Press release

11 Aug. 2021 Toronto, CA

Digital fatigue is driving 45% of Canadians to seek downtime from internet-enabled devices

Preference for centralized smart home ecosystem growing to help streamline services

Press contact
Victoria McQueen

EY Canada Team Lead, Public Relations

Leading the development and distribution of external communications and social media across Canada. Can be found by the lake in the summer and on the slopes in the winter.

Related topics TMT
  • One-in-five consumers are willing to switch broadband providers in the next year
  • 55% of respondents believe they pay too much for content they don’t watch
  • 46% say they have increased concerns around privacy and security of personal information

The EY Decoding the Digital Home Survey finds that half of Canadians are experiencing a growing reliance on the digital home as the pandemic drives a major uptick in TV and digital streaming needs and increasing internet connectivity requirements. This rise in online services from telecommunications, media and technology (TMT) providers is being met by concerns around digital fatigue, with 45% of Canadians seeking downtime from internet-enabled devices.

“Whether adding entertainment services, upping internet speed or adopting new health and education tools, Canadian consumers loaded up on online services at the start of national lockdowns and are now starting to revaluate products and services as they come out of the pandemic to help alleviate digital fatigue and minimize variable expenses,” says Rohit Puri, EY Canada Telecommunications, Media and Technology Leader. “As consumers reassess the cost and value of their services, not all TMT providers will survive the cut. Those who work collaboratively to solve fatigue challenges, while innovating to provide new whole home solution services, stand to win in the market.”

While most TMT organizations are heading into the reopening with considerable customer satisfaction to advance their momentum, one-in-five consumers are still willing to switch service providers in the next year. Price is a leading factor, with 55% saying they pay too much for content they don’t watch and 48% believe their provider isn’t doing enough to ensure they’re on the best-value deal.

“So many smart devices compete for time, budget and tech support,” explains Stuart McEwen, EY Canada TMT Business Transformation Leader. “Providers that address education gaps by offering clear guidance on how to install services and manage preferences can increase customer satisfaction. And those that go beyond typical value drivers — like speed or reliability — to deliver valuable one-stop-shop solutions for the digitally connected home can seize a huge opportunity.”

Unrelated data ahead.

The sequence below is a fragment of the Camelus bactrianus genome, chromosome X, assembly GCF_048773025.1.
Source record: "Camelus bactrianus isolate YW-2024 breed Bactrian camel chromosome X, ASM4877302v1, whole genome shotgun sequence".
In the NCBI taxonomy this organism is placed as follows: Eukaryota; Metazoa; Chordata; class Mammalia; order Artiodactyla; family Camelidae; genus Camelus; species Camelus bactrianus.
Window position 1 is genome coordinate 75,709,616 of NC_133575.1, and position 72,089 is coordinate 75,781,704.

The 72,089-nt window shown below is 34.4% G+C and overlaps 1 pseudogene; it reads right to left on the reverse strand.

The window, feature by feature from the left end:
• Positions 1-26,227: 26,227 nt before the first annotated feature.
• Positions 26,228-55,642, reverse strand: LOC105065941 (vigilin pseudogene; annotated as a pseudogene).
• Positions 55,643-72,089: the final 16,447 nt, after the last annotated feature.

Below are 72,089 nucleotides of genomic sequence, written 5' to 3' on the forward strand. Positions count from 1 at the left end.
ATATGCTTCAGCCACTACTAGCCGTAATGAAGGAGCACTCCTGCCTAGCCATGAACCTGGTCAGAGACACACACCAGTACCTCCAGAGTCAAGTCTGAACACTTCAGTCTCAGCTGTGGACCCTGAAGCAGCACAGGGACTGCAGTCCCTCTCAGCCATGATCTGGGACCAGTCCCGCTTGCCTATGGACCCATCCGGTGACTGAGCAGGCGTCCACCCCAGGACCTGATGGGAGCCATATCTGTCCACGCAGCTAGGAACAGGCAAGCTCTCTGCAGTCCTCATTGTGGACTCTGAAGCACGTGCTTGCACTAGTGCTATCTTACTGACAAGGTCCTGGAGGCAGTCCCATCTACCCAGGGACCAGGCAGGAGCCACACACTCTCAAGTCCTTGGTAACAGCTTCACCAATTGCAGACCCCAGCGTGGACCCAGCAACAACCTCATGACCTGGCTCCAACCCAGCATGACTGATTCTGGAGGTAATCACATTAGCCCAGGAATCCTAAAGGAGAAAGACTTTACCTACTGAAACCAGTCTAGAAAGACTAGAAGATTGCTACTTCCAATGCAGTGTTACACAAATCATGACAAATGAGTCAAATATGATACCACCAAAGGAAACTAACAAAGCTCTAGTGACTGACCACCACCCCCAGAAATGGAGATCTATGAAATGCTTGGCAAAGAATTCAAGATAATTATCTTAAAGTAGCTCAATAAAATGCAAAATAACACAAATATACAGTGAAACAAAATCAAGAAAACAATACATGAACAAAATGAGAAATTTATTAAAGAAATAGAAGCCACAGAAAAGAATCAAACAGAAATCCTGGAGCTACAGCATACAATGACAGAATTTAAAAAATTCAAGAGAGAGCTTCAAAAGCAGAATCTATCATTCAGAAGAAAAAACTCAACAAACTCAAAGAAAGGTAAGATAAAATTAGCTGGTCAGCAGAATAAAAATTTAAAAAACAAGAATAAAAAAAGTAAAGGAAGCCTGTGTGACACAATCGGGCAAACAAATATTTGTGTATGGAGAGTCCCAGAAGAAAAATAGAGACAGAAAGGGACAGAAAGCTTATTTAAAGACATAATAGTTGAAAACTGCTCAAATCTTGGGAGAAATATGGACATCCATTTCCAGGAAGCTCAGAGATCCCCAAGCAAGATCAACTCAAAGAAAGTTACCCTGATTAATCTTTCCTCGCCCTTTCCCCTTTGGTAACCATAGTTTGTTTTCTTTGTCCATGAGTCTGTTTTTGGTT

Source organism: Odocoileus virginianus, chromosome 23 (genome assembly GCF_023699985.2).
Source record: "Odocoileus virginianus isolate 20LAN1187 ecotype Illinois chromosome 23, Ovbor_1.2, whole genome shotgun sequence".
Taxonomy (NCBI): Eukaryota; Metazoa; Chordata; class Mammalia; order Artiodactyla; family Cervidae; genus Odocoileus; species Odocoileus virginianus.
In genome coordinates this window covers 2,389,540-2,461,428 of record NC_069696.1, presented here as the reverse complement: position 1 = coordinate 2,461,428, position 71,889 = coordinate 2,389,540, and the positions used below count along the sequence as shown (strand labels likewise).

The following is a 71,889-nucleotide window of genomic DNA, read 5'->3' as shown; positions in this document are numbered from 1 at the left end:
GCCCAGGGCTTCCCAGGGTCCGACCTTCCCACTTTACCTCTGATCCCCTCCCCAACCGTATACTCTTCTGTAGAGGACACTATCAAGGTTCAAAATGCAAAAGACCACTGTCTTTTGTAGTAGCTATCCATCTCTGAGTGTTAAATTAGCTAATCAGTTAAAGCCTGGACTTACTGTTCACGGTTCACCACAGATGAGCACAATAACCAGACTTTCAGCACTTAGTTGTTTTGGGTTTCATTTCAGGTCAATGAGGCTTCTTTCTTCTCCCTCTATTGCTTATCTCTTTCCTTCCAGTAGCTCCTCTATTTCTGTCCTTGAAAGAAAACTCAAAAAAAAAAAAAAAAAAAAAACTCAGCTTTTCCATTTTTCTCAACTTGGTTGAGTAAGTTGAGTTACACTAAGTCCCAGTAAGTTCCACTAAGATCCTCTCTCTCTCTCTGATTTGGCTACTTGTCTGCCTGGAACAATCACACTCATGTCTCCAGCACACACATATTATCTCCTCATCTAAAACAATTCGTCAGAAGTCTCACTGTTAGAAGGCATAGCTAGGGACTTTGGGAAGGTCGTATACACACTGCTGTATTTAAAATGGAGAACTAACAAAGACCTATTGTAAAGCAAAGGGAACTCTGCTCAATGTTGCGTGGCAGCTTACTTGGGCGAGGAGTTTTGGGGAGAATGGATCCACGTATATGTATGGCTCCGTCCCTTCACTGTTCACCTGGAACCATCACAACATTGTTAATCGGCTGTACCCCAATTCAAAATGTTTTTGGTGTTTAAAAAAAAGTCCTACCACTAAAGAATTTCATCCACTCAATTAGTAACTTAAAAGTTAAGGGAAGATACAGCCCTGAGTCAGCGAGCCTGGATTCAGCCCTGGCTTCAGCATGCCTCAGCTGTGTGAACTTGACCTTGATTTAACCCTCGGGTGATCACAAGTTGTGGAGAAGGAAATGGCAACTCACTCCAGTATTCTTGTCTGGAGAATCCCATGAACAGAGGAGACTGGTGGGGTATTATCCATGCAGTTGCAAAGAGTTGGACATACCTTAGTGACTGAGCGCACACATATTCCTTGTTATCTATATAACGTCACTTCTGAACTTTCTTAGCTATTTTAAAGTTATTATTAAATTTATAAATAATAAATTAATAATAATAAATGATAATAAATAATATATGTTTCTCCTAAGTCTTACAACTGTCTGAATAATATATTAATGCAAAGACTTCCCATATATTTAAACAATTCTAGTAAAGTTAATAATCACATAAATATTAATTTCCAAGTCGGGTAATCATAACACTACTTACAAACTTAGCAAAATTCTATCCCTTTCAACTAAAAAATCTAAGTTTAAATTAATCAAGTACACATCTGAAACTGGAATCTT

With 35% of respondents saying they prefer to get all their connectivity and content needs from a single supplier, it’s no surprise that nearly half of users favour a centralized smart home ecosystem. Beyond streamlining, they can help alleviate pain points around password and payment structures, which consumers indicate as a growing concern. The survey finds that 46% of respondents are more concerned about privacy and security of personal information since the start of the pandemic.  

“In a time of heightened privacy concern, it’s vital that companies define proper data protection mechanisms and be transparent in order to build trust and deepen relationships to strengthen customer loyalty in a sea of competition,” suggests Puri. “Providing end-to-end customer experiences that enhance cybersecurity while enabling unified support and eliminating friction points across the multitude of smart devices will be vital to help address fatigue and be a springboard to future success.”

Find more insights on consumer attitudes around digital connectivity, technology and content consumption in the EY Decoding the Digital Home Survey.

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